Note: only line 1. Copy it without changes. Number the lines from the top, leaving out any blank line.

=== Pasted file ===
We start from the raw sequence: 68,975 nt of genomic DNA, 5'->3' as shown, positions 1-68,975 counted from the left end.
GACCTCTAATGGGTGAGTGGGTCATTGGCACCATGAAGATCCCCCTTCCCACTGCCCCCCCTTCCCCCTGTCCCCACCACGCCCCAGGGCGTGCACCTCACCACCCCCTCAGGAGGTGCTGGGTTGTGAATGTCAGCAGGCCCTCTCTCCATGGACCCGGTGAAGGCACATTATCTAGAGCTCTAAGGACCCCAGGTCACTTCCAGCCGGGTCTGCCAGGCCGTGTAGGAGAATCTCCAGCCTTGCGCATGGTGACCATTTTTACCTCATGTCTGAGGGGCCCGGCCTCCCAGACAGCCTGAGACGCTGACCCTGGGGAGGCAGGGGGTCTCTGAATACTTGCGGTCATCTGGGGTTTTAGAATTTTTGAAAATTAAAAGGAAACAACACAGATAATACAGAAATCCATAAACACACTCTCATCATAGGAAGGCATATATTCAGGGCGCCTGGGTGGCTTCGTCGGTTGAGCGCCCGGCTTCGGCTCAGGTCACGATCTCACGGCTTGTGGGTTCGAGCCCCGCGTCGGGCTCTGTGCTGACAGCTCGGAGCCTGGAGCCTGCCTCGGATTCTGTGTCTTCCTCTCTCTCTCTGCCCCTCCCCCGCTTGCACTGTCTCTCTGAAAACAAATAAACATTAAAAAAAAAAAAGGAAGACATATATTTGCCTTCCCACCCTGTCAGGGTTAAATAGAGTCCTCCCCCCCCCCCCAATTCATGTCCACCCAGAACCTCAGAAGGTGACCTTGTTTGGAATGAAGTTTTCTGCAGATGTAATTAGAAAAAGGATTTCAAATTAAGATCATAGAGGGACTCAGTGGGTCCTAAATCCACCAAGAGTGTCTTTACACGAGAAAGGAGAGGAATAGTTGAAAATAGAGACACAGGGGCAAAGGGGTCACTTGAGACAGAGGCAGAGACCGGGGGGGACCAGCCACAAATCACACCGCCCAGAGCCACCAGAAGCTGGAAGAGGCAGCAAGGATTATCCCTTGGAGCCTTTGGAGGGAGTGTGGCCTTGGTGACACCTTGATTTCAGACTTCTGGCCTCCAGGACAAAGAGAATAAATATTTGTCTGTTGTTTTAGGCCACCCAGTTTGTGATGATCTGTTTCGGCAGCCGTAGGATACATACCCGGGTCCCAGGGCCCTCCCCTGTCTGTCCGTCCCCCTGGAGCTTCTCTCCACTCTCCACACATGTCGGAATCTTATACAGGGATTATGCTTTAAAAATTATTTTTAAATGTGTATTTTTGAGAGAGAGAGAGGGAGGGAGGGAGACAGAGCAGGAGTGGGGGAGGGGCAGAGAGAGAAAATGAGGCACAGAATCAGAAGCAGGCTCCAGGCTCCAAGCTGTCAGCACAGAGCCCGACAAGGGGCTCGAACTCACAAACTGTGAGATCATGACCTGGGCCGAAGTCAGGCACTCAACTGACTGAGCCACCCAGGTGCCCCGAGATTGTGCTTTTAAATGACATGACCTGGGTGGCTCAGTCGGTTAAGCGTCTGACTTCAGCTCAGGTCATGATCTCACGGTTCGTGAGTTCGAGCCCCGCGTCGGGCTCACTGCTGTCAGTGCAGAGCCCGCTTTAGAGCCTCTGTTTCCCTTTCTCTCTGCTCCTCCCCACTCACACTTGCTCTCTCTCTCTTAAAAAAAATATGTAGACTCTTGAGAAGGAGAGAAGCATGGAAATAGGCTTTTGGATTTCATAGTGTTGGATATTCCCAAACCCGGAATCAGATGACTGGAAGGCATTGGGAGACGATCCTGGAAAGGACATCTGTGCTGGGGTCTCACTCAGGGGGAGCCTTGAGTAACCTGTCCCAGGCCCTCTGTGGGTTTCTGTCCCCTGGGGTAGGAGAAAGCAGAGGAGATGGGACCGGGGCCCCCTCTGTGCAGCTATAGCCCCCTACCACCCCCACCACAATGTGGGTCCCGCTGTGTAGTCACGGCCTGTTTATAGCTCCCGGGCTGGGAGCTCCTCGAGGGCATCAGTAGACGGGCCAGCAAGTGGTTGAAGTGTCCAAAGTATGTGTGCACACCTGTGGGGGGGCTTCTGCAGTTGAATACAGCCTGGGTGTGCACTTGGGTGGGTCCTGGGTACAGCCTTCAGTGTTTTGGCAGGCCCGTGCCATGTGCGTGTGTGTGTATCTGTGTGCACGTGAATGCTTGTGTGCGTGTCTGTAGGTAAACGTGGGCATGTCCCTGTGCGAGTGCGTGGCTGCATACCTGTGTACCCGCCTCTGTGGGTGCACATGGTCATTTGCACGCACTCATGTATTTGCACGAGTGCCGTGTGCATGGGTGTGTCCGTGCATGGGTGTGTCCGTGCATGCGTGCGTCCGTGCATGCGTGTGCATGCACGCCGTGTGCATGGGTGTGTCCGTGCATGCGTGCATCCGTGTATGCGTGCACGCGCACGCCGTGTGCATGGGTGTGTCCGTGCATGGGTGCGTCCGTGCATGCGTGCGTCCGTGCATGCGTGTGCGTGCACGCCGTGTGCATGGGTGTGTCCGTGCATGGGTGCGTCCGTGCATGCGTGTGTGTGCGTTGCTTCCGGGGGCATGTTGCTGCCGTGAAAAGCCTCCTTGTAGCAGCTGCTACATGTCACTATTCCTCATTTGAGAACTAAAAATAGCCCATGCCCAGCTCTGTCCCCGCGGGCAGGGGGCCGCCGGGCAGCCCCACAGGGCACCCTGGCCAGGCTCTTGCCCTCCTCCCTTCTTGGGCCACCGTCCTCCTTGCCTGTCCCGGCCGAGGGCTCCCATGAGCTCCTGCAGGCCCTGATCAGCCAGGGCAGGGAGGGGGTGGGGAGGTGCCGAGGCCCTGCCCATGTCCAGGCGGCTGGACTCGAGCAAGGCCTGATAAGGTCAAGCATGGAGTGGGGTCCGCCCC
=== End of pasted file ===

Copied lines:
We start from the raw sequence: 68,975 nt of genomic DNA, 5'->3' as shown, positions 1-68,975 counted from the left end.